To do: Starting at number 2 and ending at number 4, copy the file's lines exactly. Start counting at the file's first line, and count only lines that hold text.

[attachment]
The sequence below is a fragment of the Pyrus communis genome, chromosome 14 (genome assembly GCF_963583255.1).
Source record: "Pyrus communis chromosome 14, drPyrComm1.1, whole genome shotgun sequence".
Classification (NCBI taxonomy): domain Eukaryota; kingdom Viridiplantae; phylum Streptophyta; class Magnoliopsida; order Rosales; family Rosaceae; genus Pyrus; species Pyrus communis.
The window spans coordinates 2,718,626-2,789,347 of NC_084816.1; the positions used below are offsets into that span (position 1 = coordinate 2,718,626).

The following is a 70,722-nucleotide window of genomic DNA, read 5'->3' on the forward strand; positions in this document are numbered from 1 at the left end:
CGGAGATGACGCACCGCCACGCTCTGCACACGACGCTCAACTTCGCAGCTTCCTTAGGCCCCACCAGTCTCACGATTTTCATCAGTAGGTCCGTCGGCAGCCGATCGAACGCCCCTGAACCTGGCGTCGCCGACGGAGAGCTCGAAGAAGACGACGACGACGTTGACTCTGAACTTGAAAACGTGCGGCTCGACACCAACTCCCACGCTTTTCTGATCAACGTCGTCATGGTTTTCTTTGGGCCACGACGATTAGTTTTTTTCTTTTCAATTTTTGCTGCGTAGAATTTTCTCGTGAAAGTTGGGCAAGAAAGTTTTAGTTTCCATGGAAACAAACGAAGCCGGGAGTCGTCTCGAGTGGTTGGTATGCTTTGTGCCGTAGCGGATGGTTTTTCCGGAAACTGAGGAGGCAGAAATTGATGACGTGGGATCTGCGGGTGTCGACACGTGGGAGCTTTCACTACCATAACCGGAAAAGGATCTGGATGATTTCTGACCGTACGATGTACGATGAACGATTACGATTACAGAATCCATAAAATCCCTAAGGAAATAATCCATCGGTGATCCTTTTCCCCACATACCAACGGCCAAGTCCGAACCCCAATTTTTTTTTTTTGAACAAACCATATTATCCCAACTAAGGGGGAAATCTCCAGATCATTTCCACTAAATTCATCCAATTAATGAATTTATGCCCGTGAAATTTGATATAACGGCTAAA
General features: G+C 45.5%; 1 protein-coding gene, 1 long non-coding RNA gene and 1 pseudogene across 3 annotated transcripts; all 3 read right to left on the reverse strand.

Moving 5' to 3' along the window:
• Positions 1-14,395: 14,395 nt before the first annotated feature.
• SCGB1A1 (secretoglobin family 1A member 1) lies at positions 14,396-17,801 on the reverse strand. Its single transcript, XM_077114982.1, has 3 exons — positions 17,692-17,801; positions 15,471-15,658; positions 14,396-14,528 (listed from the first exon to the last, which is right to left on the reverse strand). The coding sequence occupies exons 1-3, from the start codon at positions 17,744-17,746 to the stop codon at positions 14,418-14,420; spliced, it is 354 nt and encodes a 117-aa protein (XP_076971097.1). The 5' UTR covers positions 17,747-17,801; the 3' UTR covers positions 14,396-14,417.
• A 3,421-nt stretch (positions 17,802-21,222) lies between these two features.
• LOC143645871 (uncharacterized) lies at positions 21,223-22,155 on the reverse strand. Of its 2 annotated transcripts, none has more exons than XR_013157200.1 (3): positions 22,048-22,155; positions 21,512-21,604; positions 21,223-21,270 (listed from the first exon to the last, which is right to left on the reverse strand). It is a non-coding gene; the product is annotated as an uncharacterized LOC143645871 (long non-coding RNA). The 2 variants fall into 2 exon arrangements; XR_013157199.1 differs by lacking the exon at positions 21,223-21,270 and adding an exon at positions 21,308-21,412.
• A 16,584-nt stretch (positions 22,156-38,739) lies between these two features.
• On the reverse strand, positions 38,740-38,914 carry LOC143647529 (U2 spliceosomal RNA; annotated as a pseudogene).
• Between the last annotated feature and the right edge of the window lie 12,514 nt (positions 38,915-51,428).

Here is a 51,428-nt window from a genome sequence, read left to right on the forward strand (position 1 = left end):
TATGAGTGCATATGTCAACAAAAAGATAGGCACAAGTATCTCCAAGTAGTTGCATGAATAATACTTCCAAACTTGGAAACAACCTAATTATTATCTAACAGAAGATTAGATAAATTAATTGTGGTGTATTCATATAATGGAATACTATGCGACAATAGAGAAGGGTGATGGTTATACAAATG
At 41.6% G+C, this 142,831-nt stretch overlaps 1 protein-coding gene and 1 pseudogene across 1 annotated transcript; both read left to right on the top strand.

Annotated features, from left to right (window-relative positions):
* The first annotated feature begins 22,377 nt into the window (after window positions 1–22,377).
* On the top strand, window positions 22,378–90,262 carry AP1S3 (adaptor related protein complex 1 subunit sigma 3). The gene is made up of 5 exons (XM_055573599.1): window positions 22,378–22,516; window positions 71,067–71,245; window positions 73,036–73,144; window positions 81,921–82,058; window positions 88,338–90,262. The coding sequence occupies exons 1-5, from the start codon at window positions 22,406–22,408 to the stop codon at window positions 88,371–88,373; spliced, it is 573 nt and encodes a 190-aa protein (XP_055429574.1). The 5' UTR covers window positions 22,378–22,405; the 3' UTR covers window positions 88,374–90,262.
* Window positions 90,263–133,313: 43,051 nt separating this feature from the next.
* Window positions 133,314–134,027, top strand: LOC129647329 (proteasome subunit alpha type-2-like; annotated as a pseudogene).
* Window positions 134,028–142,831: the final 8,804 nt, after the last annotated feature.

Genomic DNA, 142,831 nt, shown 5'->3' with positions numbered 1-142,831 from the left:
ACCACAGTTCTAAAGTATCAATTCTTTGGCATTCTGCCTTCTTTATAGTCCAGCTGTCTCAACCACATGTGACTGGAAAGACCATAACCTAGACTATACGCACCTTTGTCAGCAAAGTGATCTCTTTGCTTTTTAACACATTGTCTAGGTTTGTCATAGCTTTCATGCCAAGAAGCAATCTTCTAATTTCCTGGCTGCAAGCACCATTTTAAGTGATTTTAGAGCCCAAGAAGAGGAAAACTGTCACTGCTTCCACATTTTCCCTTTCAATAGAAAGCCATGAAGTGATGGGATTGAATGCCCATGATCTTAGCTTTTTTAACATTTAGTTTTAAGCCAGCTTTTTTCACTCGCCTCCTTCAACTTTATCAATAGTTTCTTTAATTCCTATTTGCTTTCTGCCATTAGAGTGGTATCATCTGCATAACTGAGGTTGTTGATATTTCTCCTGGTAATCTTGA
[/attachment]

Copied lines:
Source record: "Pyrus communis chromosome 14, drPyrComm1.1, whole genome shotgun sequence".
Classification (NCBI taxonomy): domain Eukaryota; kingdom Viridiplantae; phylum Streptophyta; class Magnoliopsida; order Rosales; family Rosaceae; genus Pyrus; species Pyrus communis.
The window spans coordinates 2,718,626-2,789,347 of NC_084816.1; the positions used below are offsets into that span (position 1 = coordinate 2,718,626).